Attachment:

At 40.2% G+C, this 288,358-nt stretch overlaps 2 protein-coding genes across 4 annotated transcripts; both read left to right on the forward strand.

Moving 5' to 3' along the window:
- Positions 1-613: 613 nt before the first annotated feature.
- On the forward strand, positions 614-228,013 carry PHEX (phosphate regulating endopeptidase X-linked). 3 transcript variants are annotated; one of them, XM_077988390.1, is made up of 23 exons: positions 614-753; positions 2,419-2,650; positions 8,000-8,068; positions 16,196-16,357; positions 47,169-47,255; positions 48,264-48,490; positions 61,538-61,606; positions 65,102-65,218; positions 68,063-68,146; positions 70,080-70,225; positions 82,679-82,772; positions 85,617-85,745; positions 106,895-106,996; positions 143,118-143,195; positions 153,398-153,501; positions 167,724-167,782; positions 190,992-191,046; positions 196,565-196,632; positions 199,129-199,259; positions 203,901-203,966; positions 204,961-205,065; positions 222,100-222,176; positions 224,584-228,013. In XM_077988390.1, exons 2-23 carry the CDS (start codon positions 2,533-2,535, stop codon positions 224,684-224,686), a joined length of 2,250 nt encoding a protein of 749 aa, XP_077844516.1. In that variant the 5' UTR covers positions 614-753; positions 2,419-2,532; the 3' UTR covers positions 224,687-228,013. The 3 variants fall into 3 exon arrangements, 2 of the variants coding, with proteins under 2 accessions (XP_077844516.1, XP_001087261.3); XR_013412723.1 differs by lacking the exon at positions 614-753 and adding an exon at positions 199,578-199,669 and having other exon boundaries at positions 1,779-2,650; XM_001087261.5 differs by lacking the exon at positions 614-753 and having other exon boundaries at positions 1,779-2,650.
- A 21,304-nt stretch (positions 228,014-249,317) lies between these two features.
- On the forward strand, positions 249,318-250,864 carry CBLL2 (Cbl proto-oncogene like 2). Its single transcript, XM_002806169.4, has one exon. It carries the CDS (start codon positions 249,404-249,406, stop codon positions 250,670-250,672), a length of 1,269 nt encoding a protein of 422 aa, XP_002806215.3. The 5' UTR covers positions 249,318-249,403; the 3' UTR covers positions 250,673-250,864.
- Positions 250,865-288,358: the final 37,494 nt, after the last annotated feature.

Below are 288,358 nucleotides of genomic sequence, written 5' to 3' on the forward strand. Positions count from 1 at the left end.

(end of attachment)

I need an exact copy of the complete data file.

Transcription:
At 40.2% G+C, this 288,358-nt stretch overlaps 2 protein-coding genes across 4 annotated transcripts; both read left to right on the forward strand.

Moving 5' to 3' along the window:
- Positions 1-613: 613 nt before the first annotated feature.
- On the forward strand, positions 614-228,013 carry PHEX (phosphate regulating endopeptidase X-linked). 3 transcript variants are annotated; one of them, XM_077988390.1, is made up of 23 exons: positions 614-753; positions 2,419-2,650; positions 8,000-8,068; positions 16,196-16,357; positions 47,169-47,255; positions 48,264-48,490; positions 61,538-61,606; positions 65,102-65,218; positions 68,063-68,146; positions 70,080-70,225; positions 82,679-82,772; positions 85,617-85,745; positions 106,895-106,996; positions 143,118-143,195; positions 153,398-153,501; positions 167,724-167,782; positions 190,992-191,046; positions 196,565-196,632; positions 199,129-199,259; positions 203,901-203,966; positions 204,961-205,065; positions 222,100-222,176; positions 224,584-228,013. In XM_077988390.1, exons 2-23 carry the CDS (start codon positions 2,533-2,535, stop codon positions 224,684-224,686), a joined length of 2,250 nt encoding a protein of 749 aa, XP_077844516.1. In that variant the 5' UTR covers positions 614-753; positions 2,419-2,532; the 3' UTR covers positions 224,687-228,013. The 3 variants fall into 3 exon arrangements, 2 of the variants coding, with proteins under 2 accessions (XP_077844516.1, XP_001087261.3); XR_013412723.1 differs by lacking the exon at positions 614-753 and adding an exon at positions 199,578-199,669 and having other exon boundaries at positions 1,779-2,650; XM_001087261.5 differs by lacking the exon at positions 614-753 and having other exon boundaries at positions 1,779-2,650.
- A 21,304-nt stretch (positions 228,014-249,317) lies between these two features.
- On the forward strand, positions 249,318-250,864 carry CBLL2 (Cbl proto-oncogene like 2). Its single transcript, XM_002806169.4, has one exon. It carries the CDS (start codon positions 249,404-249,406, stop codon positions 250,670-250,672), a length of 1,269 nt encoding a protein of 422 aa, XP_002806215.3. The 5' UTR covers positions 249,318-249,403; the 3' UTR covers positions 250,673-250,864.
- Positions 250,865-288,358: the final 37,494 nt, after the last annotated feature.

Below are 288,358 nucleotides of genomic sequence, written 5' to 3' on the forward strand. Positions count from 1 at the left end.